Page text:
Thursday, August 15, 2013

The Uncommon Common Man

Shri Bijon Kumar Sengupta, my grandfather, was of average height, had the trademark spectacles of the Bengali man of letters, although he had an MA in English and wrote an engaging prose in the language, he was never heard to speak anything but his mother tongue in the bangal dialect. So simple was this man, that one time, according to an oft repeated story of his youth, he had gone out wearing a raincoat because it was raining, and was seen returning still snugly ensconced in it although the sun was shining bright to everyone's amusement. He revealed later that he could not manage to open the raincoat when the rains stopped! This endearing, simple man spent 4 and a half years in various jails of the British Raj in the late 1930s. Even later, the British police had him under surveillance when he visited his in laws' place East Bengal. At the time of his arrest his rented tenement was surrounded and broken into. His wife, my grandmother was with child at that time....My grandfather saw his first born, my jethu, after 3years when my grandmother took him to visit his father in Presidency jail. Grandfather was released in the late '30s when the revolutionary movement in Bengal was in the wane due to severe repression by the British regime and untold suffering was endured by the families of the revolutionaries. My grandmother was lucky to get the support of her maternal uncles to tide her through the difficult times. There were 1000s of others who fought on, none the less.It was the sacrifice of these 'uncommon' common people that gave us our freedom.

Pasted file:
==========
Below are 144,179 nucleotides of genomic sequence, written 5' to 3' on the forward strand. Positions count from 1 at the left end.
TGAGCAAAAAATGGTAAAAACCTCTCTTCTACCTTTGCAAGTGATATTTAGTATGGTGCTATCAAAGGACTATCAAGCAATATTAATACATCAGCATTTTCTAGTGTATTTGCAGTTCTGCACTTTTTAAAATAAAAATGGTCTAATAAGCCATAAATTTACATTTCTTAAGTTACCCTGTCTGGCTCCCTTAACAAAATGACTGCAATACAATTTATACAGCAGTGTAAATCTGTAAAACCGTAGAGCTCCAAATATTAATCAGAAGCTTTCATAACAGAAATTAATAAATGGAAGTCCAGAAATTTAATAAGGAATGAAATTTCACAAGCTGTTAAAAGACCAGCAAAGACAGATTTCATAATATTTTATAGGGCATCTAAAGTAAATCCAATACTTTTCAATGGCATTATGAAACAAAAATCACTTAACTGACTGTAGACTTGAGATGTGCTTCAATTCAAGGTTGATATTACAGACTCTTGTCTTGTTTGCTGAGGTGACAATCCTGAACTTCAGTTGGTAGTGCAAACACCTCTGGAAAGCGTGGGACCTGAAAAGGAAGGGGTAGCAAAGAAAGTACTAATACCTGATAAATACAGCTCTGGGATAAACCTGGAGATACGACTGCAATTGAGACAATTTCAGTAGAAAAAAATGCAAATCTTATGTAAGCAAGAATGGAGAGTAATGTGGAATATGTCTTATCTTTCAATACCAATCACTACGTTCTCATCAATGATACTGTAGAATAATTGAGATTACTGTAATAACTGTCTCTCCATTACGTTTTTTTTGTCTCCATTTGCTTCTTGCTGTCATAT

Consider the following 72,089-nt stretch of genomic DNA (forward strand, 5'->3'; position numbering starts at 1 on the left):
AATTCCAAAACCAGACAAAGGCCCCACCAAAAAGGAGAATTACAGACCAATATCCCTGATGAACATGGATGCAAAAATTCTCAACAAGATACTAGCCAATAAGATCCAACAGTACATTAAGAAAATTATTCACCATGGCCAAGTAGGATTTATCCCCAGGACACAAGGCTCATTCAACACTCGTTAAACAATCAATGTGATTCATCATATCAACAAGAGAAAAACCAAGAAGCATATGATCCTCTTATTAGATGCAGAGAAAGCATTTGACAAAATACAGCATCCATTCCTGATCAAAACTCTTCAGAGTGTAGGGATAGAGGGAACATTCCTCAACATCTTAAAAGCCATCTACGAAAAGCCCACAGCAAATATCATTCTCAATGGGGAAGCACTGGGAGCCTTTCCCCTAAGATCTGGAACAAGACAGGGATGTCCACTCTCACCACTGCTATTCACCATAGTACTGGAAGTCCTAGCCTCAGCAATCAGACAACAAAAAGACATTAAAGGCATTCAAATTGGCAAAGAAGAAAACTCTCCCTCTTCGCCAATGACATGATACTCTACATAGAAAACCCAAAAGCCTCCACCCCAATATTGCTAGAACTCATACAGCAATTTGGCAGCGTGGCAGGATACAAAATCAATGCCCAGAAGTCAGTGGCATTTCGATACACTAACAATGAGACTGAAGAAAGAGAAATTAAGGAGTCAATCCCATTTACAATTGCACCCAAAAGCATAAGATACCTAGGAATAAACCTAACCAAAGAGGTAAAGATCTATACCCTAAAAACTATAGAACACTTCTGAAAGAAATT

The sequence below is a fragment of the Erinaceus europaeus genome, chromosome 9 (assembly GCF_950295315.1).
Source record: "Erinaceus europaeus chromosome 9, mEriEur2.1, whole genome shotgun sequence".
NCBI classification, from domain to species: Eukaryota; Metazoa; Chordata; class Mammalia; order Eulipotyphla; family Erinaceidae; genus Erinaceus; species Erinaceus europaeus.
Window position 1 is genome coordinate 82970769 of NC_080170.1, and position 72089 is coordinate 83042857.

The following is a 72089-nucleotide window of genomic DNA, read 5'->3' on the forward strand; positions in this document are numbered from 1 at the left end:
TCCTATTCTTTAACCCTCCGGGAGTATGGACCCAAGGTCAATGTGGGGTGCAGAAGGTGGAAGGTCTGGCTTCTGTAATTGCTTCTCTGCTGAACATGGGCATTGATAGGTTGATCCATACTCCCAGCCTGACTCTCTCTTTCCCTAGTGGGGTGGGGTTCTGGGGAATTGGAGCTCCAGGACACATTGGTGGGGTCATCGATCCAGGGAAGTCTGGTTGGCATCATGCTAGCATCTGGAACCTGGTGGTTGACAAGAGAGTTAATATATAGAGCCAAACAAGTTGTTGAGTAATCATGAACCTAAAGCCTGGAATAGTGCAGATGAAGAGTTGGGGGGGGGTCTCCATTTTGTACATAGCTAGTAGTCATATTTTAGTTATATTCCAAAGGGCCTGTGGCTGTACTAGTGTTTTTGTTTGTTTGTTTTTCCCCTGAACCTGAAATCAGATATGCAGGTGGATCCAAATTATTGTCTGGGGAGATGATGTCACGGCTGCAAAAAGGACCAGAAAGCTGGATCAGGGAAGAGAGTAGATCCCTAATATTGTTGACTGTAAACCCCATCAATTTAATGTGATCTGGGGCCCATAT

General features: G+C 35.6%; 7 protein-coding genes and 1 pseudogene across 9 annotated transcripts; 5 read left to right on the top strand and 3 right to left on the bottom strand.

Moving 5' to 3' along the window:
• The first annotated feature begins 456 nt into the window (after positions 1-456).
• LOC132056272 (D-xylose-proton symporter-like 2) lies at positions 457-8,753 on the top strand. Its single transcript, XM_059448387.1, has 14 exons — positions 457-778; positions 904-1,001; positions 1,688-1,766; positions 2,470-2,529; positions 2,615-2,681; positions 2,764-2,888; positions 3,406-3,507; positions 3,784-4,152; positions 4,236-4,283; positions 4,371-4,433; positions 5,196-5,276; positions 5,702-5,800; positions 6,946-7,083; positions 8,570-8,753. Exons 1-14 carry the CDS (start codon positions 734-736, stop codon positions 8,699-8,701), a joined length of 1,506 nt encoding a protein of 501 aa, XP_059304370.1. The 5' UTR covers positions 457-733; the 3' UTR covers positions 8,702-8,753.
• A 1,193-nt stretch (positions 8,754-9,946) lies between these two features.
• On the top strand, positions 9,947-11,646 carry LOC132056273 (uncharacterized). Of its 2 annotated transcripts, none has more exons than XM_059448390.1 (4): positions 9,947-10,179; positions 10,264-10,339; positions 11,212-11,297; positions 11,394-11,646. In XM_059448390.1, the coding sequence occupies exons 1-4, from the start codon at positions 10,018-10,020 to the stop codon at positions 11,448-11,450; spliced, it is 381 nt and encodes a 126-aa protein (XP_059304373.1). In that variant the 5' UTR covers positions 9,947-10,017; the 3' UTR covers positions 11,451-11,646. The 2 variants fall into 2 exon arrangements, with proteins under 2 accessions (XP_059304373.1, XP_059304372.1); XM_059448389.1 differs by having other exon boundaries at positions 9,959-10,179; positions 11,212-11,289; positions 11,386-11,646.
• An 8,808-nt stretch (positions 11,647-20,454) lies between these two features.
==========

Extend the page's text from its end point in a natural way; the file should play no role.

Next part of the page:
This morning the Mr had put on the film 'Shaheed' on TV, the part on the fast in the jail for better conditions for the detainees was so moving. It spoke of the supreme power of sacrifice and a courageous adherence to principals. This was the strength of the youth of those times, otherwise how could they have striven towards such a seemingly impossible dream?
My grandmother never portrayed her husband as a hero, all the incidents related to him that she ever recounted pointed to and reinforced  the fact that he was a simple man. Incidents of his arrest and of him being followed by the police during his visit to his inlaws' place were recounted in a matter of fact manner. It was for us to absorb these facts and realise, over time, how heroic and brave was this 'common' man and his family. How firmly he stood behind his principals, how tenacious was his perseverance, how selfless was his dedication to this nation. He had never sought any recognition or 'compensation'. Him and his kind have brought us our freedom. Our freedom must be celebrated for their sakes, our freedom is pure and blessed due to them. I salute all these 'uncommon' common people of this great nation.

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